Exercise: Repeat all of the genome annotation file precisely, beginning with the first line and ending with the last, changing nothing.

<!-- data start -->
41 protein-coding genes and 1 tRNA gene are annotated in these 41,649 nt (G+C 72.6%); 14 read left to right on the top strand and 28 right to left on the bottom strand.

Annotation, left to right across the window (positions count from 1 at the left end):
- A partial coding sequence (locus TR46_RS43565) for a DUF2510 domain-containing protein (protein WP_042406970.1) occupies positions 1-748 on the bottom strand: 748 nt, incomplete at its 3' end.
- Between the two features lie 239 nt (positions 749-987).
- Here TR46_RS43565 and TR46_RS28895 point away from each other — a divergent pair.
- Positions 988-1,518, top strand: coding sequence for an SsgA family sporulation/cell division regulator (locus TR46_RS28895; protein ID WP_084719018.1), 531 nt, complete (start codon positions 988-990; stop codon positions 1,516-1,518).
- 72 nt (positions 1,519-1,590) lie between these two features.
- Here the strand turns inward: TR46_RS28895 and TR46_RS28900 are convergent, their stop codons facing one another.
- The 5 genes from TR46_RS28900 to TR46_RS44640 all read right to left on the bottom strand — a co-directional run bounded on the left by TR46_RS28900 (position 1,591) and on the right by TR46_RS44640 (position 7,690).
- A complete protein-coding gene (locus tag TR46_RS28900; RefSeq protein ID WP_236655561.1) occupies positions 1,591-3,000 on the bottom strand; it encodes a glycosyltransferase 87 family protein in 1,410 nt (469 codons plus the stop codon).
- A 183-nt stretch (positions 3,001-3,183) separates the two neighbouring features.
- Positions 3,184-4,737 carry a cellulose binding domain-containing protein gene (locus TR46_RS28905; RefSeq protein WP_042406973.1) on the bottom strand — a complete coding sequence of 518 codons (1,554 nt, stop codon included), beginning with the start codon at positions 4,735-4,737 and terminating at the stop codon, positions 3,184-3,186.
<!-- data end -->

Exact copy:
41 protein-coding genes and 1 tRNA gene are annotated in these 41,649 nt (G+C 72.6%); 14 read left to right on the top strand and 28 right to left on the bottom strand.

Annotation, left to right across the window (positions count from 1 at the left end):
- A partial coding sequence (locus TR46_RS43565) for a DUF2510 domain-containing protein (protein WP_042406970.1) occupies positions 1-748 on the bottom strand: 748 nt, incomplete at its 3' end.
- Between the two features lie 239 nt (positions 749-987).
- Here TR46_RS43565 and TR46_RS28895 point away from each other — a divergent pair.
- Positions 988-1,518, top strand: coding sequence for an SsgA family sporulation/cell division regulator (locus TR46_RS28895; protein ID WP_084719018.1), 531 nt, complete (start codon positions 988-990; stop codon positions 1,516-1,518).
- 72 nt (positions 1,519-1,590) lie between these two features.
- Here the strand turns inward: TR46_RS28895 and TR46_RS28900 are convergent, their stop codons facing one another.
- The 5 genes from TR46_RS28900 to TR46_RS44640 all read right to left on the bottom strand — a co-directional run bounded on the left by TR46_RS28900 (position 1,591) and on the right by TR46_RS44640 (position 7,690).
- A complete protein-coding gene (locus tag TR46_RS28900; RefSeq protein ID WP_236655561.1) occupies positions 1,591-3,000 on the bottom strand; it encodes a glycosyltransferase 87 family protein in 1,410 nt (469 codons plus the stop codon).
- A 183-nt stretch (positions 3,001-3,183) separates the two neighbouring features.
- Positions 3,184-4,737 carry a cellulose binding domain-containing protein gene (locus TR46_RS28905; RefSeq protein WP_042406973.1) on the bottom strand — a complete coding sequence of 518 codons (1,554 nt, stop codon included), beginning with the start codon at positions 4,735-4,737 and terminating at the stop codon, positions 3,184-3,186.